During my summer wanders through America, one day I looked up and saw a giant mural of men with long queues down their backs and conical hats on their heads constructing a railway. Standing in the main hall of Union Station in Ogden, Utah, I was not far from where America’s transcontinental railway was completed in 1869.
In the second half of the 19th Century, the American dream was a magnetic force that tempted many from their ancestral homes. Several branches of my own family tree, downtrodden coal miners and farmers, were tempted from England and Sweden across the Atlantic during this period.
Similarly, many from China crossed the Pacific in search of stability and work. The initial wave of Chinese immigrants arrived in the 1850s to try their luck in the Californian Gold Rush, or as they termed it: 金山, “Gold Mountain” (“gam saan” in Cantonese).
More came in the 1860s to build the Transcontinental Railway. These men–they were nearly all men–came from Guangdong Province. They were pushed by the unrest of the Taiping Rebellion and pulled by the hope of (relatively) high wages to send home to their families.
Ogden’s Union Station houses the Utah State Railroad Museum which features the following information about the Chinese laborers:
Help from abroad
In 1864, the Central Pacific hired James Harvey Strobridge to supervise workers on the rails. He was a workaholic with a hot temper and sharp tongue — good attributes for the job. Strobridge soon learned that workers imported from the eastern states were loyal only until they were paid. Then they deserted to the gold or silver mines. The Civil War also took workers away into the military.
The Central Pacific’s leaders saw California’s Chinese population as the solution. Strobridge disagreed. He thought the Chinese were inexperienced and too small for the heavy work. But he discovered that the Chinese worked hard with few breaks and without complaining.
He later said, “Wherever we put them we found them good … If we found we were in a hurry for a job … it was better to put Chinese on it at once.”
Strobridge eventually supervised a crew of 10,000 Chinese — the largest concentration of labor in North America at the time. [emphasis mine]
A write-up that is informative, colorful and patronizing all at once.
While some of these laborers came directly from the California gold mines, others were recruited from China on a term basis and intended to return home. Some did return to China either voluntarily or forcefully (see, for example, the shameful Anti-Chinese Seattle Riot of 1886 which resulted in the ejection of 200-300 Chinese from the city). Others persevered and made new lives for themselves in America.
The Chinese railway laborers were willing to (or rather had no choice but to) work for less than European laborers. The Chinese earned $27 (later $30) per month as opposed to the $35 per month earned by Irishmen, the main alternative labor force. This wage disparity gave many established American workers’ unions fits; as they saw it, “cheap, Chinese labor” undercut their bargaining position. (Query: Since racism was also rampant, would the European laborers have been just as upset had the Chinese been paid the same wage?)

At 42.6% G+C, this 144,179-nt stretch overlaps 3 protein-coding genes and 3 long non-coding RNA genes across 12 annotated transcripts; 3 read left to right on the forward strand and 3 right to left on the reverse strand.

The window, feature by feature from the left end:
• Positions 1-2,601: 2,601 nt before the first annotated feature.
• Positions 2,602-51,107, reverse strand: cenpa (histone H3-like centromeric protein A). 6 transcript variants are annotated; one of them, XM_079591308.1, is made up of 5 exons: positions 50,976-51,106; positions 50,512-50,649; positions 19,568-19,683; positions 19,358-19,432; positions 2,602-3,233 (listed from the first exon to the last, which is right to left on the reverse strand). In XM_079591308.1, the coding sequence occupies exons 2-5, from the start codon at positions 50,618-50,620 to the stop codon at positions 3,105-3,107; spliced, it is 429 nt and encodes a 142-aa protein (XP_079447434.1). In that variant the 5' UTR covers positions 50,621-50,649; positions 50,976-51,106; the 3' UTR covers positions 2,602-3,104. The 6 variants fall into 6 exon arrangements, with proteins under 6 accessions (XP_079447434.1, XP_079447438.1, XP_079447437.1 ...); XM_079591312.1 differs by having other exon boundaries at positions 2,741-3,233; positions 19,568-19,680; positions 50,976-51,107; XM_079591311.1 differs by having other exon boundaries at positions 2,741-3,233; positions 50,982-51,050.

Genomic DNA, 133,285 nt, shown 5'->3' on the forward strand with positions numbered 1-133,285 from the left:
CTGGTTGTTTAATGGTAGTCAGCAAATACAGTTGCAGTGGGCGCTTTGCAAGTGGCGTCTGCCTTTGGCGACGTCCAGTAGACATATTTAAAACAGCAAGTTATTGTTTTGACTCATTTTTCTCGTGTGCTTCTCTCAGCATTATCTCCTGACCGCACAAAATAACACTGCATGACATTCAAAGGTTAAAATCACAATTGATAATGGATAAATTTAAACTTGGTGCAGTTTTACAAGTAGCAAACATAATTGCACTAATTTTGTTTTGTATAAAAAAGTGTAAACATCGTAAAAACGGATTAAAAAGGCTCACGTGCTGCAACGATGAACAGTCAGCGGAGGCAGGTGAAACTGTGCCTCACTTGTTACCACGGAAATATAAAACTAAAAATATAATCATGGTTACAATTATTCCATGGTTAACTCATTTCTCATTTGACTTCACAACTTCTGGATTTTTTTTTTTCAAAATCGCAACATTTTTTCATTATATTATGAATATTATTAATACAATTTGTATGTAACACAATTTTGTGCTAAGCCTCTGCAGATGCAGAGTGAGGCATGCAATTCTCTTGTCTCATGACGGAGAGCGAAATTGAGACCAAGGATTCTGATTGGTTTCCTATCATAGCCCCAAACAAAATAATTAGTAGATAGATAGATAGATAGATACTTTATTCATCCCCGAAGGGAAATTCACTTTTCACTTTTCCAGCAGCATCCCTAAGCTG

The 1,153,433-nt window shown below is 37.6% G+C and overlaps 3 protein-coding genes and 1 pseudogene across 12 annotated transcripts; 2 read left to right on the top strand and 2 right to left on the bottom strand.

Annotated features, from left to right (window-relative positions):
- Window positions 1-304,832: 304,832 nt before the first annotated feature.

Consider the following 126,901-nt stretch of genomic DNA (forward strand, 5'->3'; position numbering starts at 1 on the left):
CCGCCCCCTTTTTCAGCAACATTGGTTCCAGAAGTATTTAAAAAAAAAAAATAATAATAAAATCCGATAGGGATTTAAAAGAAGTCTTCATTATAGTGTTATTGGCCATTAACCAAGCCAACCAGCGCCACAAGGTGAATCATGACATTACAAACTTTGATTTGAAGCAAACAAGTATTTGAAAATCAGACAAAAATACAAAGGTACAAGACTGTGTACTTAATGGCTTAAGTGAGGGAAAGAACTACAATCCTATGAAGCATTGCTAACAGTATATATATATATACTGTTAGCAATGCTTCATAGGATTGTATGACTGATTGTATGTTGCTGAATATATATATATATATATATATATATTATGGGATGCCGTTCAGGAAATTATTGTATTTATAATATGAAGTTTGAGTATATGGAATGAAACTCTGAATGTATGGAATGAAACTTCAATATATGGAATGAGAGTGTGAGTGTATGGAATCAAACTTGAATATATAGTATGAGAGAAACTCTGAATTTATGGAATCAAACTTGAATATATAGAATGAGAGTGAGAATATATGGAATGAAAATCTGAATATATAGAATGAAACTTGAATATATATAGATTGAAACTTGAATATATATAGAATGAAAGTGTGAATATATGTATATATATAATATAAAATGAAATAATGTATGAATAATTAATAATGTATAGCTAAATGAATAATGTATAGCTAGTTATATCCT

Chinese arrivals (like all arrivals at the time) increased, and in 1880 there was an ethnic Chinese population of 105,000 in America. Unions complained, people who feared the “yellow peril” complained, and America passed a hugely racist piece of legislation, the 1882 Chinese Exclusion Act, which specifically barred a class of immigrants based on race.
As a result of the Act, Chinese men, who often initially came to America on their own, could not bring their families to a join them. Furthermore, the law restricted Chinese residents from leaving and then returning to America and barred them from becoming naturalized US citizens.
This restriction was in place until 1943, when China allied with America during World War II and the legal bar to Chinese immigration became a clear diplomatic embarrassment.
Chinese were excluded from entering American for 60 years, a period during which European immigrants hit the shores like a tidal wave. Imagine how completely different the ethnic composition of America would be today had Chinese immigration been allowed during this period? Would Panda Express have more locations than McDonald’s? Would it produce edible food? Would suburban housing developments be called things like “Hangzhou Gardens” rather than “Somerset Farm”?
As it stands, the ethnic Chinese population dipped to a low of 61,000 in 1920, re-bounded to 118,00 in 1950 and now stands at 3.3 million, about 1% of the US population.
The next time I’m tempted to complain about China’s opaque and ever-shifting visa policies for Americans, I’ll reflect on the 1882 Exclusion Act and be glad I can enter at all. And the next time someone talks about America’s great historic ethnic “melting pot” I’ll remember who was sharply excluded.
- Population statistics from the US Census via Wikipedia here.
- Information on the Transcontinental Railway and Chinese participation in construction here, here and here.
- Information on the 1882 Chinese Exclusion Act via the US Department of State here.